THE BLOG

Should the Government Be Punished When It Lies to the Courts?

09/18/2013 03:06 pm ET | Updated Nov 18, 2013

Should the government be allowed to lie to the courts in the name of national security? This is the question that judges on the Ninth Circuit Court of Appeals will have to consider in the next few weeks.

On Monday, the American Civil Liberties Union of Southern California (ACLU SoCal) asked the full Ninth Circuit to rehear a case in which the government repeatedly lied to a federal district judge about the existence of FBI surveillance documents.

If the judges of the Ninth Circuit fail to act, there will be grave repercussions for government transparency. Federal courts provide a check on the government's abuse of power -- a check that is more critical now than ever before, as individual judges decide so many fundamental questions about our rights in private, with nothing but the government's assurances to guide them. Allowing the government to lie to these very same courts -- knowing that there will be no punishment if they are caught -- puts the integrity of our judicial system at risk.

ACLU SoCal filed the Freedom of Information Act (FOIA) case Islamic Shura Council v. FBI on behalf of several prominent, law-abiding Muslim community leaders and organizations who wanted to uncover information about the FBI's surveillance of them. The FOIA is a law Congress passed that gives courts the authority to order the government to turn over information to the public.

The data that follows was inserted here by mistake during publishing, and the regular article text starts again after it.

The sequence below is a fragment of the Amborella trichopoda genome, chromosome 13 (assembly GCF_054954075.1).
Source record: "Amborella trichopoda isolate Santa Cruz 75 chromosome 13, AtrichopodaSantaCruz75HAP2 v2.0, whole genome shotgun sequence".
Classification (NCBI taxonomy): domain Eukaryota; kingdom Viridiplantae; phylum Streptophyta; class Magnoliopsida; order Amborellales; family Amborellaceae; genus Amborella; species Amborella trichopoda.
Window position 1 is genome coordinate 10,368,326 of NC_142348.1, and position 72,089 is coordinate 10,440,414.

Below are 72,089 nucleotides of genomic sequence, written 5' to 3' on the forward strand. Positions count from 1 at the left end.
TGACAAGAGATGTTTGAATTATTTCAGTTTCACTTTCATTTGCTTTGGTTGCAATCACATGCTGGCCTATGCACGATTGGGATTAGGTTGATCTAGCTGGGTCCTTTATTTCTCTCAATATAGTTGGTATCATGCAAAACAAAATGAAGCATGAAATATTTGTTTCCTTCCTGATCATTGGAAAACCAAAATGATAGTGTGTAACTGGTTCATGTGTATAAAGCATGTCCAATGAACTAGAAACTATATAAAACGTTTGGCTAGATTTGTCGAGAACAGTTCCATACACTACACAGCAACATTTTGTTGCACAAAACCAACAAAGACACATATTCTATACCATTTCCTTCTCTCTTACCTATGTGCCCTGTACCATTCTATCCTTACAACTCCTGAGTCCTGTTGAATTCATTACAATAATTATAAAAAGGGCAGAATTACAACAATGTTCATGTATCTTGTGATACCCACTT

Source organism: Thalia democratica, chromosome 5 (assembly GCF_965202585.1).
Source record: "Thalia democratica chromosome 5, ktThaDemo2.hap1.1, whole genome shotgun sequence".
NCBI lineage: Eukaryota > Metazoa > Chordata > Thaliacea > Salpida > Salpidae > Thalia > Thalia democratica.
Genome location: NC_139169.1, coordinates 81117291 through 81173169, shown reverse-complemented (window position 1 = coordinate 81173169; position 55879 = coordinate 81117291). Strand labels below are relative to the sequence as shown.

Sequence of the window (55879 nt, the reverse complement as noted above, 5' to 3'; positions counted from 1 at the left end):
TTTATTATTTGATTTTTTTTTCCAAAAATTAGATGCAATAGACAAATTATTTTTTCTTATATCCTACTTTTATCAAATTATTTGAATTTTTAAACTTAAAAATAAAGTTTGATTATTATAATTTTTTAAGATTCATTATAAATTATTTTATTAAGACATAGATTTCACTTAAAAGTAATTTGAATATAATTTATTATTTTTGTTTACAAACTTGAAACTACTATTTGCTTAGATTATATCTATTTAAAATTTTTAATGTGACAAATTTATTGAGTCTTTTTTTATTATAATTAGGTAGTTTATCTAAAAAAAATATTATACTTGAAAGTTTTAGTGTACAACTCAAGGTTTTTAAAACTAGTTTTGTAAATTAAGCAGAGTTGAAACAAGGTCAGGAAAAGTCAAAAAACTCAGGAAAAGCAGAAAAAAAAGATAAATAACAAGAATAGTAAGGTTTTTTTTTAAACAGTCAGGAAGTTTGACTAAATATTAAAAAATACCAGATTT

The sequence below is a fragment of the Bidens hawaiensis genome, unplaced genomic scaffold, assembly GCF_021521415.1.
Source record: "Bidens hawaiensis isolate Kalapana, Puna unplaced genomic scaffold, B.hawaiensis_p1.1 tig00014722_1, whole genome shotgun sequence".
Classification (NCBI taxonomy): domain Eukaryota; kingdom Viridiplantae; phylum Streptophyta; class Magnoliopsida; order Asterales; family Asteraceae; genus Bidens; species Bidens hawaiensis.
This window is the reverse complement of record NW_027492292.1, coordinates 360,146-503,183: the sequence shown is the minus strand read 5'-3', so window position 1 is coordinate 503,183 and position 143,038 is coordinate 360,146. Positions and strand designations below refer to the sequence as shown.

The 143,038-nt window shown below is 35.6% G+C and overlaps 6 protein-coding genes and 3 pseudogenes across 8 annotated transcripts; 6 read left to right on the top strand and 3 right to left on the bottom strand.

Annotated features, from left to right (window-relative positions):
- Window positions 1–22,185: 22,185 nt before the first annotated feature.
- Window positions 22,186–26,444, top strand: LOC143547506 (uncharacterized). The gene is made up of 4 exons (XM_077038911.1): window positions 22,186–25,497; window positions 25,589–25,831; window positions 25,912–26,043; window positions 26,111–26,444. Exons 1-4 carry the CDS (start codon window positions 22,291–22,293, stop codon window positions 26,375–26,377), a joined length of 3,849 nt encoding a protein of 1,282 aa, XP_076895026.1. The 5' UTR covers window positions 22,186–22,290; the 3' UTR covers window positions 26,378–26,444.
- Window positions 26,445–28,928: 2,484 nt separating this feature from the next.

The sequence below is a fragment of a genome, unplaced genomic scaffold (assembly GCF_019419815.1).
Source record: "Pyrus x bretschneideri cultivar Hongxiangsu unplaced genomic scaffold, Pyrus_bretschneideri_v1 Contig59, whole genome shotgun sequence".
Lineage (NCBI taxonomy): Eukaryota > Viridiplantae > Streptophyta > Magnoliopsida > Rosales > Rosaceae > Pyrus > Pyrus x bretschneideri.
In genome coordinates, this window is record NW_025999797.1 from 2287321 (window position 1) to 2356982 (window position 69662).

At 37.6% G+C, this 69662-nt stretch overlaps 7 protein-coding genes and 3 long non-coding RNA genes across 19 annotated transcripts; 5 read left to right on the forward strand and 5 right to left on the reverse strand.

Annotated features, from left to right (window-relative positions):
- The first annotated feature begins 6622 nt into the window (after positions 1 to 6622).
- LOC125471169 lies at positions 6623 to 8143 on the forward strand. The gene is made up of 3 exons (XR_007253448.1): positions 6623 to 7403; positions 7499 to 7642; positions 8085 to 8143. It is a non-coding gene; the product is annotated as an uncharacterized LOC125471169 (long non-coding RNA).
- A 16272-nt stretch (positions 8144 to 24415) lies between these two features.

While the government disclosed some documents -- which revealed, among other things, that the FBI has spied extensively on the peaceful activities of Muslim community organizations, including their participation in immigration reform rallies -- it also lied to the court about the number and content of the documents it had kept secret. Only when U.S. District Judge Cormac Carney discovered the lies did the government reveal the whole truth and defend its actions, claiming that it had to mislead the court because even acknowledging the existence of the documents would have posed a threat to national security.

Courts have the power to impose sanctions for lies, and Judge Carney did so, fining the government for deceiving him. But the government appealed to the Ninth Circuit, and in July a three-judge panel ruled that the government could not be sanctioned. Why? The panel found that the government eventually "corrected" its lies -- even though it did so only after the judge uncovered the lies and ordered a full explanation.

The full court could -- and should -- rehear this case. The power of federal judges to review the conduct of the executive branch, both in FOIA cases and in others, hangs in the balance.